Board members vowed to explore other fundraising ideas.

“Hopefully, we can plan some other types of activities,” Stevely said. “We’re in a little bit of shock right now, but we’d like to try to do something.”

Bell said the nonprofit would consider hosting small events if the coronavirus situation improves.

“Something simpler. Scaled down. Where people can social distance a little bit more,” Bell said.

The ninth annual Cortez Stone Crab & Music Festival, held traditionally in November in the parking lot of Swordfish Grill, also was canceled due to concerns with the coronavirus, according to Stevely.

“It’s a difficult call, but some people think we’re being responsible and respect that,” Stevely said. “I suspect other people wish that we would soldier on, but we didn’t feel as responsible board members that we could hold the festival.”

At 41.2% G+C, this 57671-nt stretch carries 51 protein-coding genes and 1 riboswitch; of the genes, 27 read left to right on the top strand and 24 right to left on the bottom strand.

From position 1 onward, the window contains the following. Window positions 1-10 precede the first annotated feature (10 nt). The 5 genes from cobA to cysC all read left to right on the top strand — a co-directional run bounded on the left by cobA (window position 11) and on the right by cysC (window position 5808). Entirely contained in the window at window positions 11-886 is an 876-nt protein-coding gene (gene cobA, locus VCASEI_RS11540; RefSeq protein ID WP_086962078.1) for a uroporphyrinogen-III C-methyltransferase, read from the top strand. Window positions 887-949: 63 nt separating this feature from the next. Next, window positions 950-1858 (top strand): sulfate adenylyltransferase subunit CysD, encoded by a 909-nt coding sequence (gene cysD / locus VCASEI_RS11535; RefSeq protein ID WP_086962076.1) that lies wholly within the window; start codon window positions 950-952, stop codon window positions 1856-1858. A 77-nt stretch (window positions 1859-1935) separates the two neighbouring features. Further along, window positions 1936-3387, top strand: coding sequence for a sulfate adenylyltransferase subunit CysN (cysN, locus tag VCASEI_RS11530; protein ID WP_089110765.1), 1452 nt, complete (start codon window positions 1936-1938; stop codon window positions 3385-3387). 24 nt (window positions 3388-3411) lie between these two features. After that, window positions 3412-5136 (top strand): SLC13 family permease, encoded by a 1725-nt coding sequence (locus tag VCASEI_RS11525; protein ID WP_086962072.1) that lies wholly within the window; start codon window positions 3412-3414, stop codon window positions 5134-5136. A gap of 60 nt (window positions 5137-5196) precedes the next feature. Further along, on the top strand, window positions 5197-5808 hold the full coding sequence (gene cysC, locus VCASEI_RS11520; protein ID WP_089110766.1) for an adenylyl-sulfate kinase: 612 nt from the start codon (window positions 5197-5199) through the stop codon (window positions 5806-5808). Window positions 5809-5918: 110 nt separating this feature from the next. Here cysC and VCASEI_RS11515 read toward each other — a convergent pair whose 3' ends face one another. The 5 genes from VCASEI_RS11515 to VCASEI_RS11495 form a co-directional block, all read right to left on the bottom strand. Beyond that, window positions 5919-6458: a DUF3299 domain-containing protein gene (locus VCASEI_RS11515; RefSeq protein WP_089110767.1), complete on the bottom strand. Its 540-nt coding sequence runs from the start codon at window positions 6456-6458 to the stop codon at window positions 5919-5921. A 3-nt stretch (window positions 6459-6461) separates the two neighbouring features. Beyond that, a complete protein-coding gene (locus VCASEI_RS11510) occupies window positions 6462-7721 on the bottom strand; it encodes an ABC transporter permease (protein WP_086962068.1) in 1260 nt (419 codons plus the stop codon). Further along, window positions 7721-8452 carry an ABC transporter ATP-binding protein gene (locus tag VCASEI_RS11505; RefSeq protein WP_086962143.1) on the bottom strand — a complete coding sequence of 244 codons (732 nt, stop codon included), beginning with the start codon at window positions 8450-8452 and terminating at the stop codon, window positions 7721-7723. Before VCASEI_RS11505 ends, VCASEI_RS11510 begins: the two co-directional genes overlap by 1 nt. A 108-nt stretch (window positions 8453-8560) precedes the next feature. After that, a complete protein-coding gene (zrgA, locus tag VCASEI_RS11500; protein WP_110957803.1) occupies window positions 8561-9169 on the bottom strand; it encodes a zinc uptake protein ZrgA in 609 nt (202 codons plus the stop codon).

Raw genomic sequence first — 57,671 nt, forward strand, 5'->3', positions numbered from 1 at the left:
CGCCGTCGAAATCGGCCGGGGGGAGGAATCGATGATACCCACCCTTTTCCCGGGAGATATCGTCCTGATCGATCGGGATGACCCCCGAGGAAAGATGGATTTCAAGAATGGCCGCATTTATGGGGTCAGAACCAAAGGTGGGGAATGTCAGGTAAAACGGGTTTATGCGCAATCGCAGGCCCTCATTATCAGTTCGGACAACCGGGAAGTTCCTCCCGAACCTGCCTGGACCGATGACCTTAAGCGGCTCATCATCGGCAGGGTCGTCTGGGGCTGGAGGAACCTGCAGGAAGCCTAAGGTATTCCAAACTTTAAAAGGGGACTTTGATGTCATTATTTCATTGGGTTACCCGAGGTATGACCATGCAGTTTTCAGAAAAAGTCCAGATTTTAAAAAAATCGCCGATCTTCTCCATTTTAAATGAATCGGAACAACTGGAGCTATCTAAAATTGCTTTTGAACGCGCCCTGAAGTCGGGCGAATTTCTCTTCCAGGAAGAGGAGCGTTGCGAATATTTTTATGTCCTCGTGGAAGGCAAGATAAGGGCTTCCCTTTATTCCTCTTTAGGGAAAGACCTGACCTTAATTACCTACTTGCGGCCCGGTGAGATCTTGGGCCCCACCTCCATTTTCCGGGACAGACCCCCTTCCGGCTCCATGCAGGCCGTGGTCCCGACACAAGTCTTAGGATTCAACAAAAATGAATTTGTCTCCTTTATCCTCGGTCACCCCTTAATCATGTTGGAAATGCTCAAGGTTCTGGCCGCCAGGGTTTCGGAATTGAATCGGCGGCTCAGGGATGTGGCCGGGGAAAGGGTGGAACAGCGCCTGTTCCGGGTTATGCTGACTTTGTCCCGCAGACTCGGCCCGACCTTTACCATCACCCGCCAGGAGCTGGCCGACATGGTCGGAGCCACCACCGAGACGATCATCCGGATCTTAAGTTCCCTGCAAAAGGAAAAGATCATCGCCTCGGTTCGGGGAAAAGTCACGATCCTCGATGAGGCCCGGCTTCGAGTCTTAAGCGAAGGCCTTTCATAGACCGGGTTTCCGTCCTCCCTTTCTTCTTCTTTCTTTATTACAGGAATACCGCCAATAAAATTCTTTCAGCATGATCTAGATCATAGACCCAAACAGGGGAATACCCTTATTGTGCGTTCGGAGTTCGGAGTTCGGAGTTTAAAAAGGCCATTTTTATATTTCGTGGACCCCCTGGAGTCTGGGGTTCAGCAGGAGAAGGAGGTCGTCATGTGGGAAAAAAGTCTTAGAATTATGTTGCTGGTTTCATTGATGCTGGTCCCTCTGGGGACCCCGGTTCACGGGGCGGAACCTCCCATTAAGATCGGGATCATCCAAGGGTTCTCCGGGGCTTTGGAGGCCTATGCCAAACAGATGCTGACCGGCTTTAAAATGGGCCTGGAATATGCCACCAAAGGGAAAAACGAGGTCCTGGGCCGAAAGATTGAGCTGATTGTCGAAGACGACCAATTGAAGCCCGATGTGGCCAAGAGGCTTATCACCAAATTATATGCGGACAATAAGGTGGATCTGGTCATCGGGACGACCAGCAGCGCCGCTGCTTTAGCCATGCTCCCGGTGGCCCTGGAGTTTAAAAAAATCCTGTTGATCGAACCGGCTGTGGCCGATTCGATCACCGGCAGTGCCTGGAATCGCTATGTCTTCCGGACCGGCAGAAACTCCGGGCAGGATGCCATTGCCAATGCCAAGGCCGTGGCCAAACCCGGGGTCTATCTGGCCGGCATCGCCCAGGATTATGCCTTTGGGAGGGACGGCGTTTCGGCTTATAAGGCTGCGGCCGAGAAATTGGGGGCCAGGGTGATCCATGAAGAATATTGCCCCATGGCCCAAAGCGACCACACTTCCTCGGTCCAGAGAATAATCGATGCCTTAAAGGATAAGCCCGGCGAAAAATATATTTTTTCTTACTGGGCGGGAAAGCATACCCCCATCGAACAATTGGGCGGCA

“These events are very special, so it’s a big blow to Cortez and a lot of the community,” he added. “But we’ll just have to do it bigger and better and hopefully a lot of people will come out in 2022.”

The FISH board members will meet next at 7 p.m. Monday, Nov. 2, at Fishermen’s Hall, 4515 124th St. W., Cortez.


Also canceled

The ninth annual Cortez Stone Crab & Music Festival, traditionally held in November following the Oct. 15 startup of stone crab season will not take place. The event, hosted in the shared waterfront parking lot for the Cortez Bait and Seafood fish house, Taylor Boatworks, Swordfish Grill and Cortez Kitchen by the businesses — all owned by John Banyas — also has been canceled due to concerns over the spread of the coronavirus.


Hurricane Delta stalls beach renourishment

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Renourishment project advances through Bradenton Beach A pair of beachgoers and a bevy of birds flank equipment Oct. 6 behind the Beach House Restaurant in Bradenton Beach. The bulldozers and the large sand separator are part of a $17 million project to add about 250 feet of new beach on its path from the north end of Holmes Beach to the south end of Bradenton Beach at Longboat Pass. Islander Photo: ChrisAnn Allen